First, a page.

THE Queen’s visit to County Durham in November 1991, to officially open the £40m Fujitsu factory in Newton Aycliffe, was bookended by remarkable encounters with her subjects at either end of the age spectrum.

Having flown into Teesside Airport, Her Majesty was driven to Durham City where a ten-year-old lad was desperate to catch her attention.

Unable to do so by conventional means, he turned to the local dialect and bellowed: “How! Queenie.”

As with practically every single one of her visits to the region, it was rather nippy, so when Her Majesty regally acceded to the lad's request and graced him with her presence, he asked if she wanted a mint to warm her up.

She politely declined. Her vivid purple coat was bright enough to keep out even the Durham chill.

Having dined at the castle she climbed into her car, but as the royal convoy was leaving Durham, a 25-year-old unemployed man from Ushaw Moor rushed in front of the vehicles. He claimed he was trying to draw attention to the plight of the homeless, and said: "I'm not an anarchist or an anti-royalist, but it was the only way I could make people sit up and listen."

The Queen looked shocked by the incident but had recovered her composure by the time she reached 'the world's most advanced microelectronics plant' in Aycliffe.

On arrival she was presented with a posy of flowers by Becky Gray, nine, from Aycliffe Village School. Becky made sure her posy reached its intended royal recipient by writing a special note on it that it was for the Queen and no-one else.

"I think she liked my message," said the delighted youngster. "Everyone at school thinks the Queen is smashing."

The Queen was welcomed to the plant by Fujitsu chairman Takuma Yamamoto and managing director Shino Fujimoto. In attendance were local MPs Derek Foster, Tony Blair and Michael Fallon.

For a tour of the factory, the Queen's purple coat and its matching wide-rimmed hat were replaced by a blue plastic gown and blue plastic peaked cap. Her black formal shoes, with a slight but sensible heel, were replaced by white, flat slip-ons, and her black gloves were replaced by latex rubber ones.

Surrounded by scientists in white protective suits, complete with white face masks, this created one of the most memorable pictures of Her Majesty in The Northern Echo’s archive.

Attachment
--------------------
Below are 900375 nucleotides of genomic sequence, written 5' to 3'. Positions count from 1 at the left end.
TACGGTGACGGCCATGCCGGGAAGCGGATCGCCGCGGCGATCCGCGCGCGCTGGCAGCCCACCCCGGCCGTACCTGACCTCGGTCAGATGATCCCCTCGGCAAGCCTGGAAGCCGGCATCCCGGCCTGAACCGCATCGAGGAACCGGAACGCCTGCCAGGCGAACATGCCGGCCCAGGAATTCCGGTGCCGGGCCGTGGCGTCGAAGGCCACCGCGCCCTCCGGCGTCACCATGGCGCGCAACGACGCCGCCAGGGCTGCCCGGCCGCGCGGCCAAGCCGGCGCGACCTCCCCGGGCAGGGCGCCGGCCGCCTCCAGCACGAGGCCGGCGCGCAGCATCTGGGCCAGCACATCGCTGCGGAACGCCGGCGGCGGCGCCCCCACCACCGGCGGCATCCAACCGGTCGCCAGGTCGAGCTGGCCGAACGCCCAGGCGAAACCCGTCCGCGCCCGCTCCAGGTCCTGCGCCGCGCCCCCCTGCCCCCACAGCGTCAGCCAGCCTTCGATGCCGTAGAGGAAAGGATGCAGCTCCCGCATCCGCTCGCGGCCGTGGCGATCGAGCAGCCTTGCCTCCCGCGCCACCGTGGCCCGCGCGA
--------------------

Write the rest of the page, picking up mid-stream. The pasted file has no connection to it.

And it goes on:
“It was necessary to kit out the Queen and Prince Philip in special clothing when they toured the plant's sophisticated dust and vibration free clean room,” explained the paper. “Filtration equipment ensures air in the clean room is a million times cleaner than the air we breathe and everyone who visits must wear special clothing.

“But at least the Queen was spared the need to wear a full face mask. The Duke of Edinburgh had to put on a full oversuit and mask. He looked like a surgeon about to commence an important operation as workers explained how the plant produces up to 500,000 microchips every month.”

After changing back into her own coat and shoes, the Queen unveiled a commemorative plaque and was, in turn, presented with a crystal sphere which Fujitsu said represented "the purity and movement of water" – a crucial ingredient in the manufacturing process.

As she left the factory, Her Majesty made a beeline for 100-year-old Mary Sambrook, of Hackworth House, Shildon, who had been waiting in her wheelchair for an hour for a glimpse of the royal visitor.

The Queen walked up to Mary and asked: "Have you got my telegram?"

“You could have knocked me down with a feather," said Mary.

Perhaps it was expecting too much for the Queen to have learned how the natives address one another from the start of her visit, and begun her conversation with the centenarian by bellowing: “How! Mary.”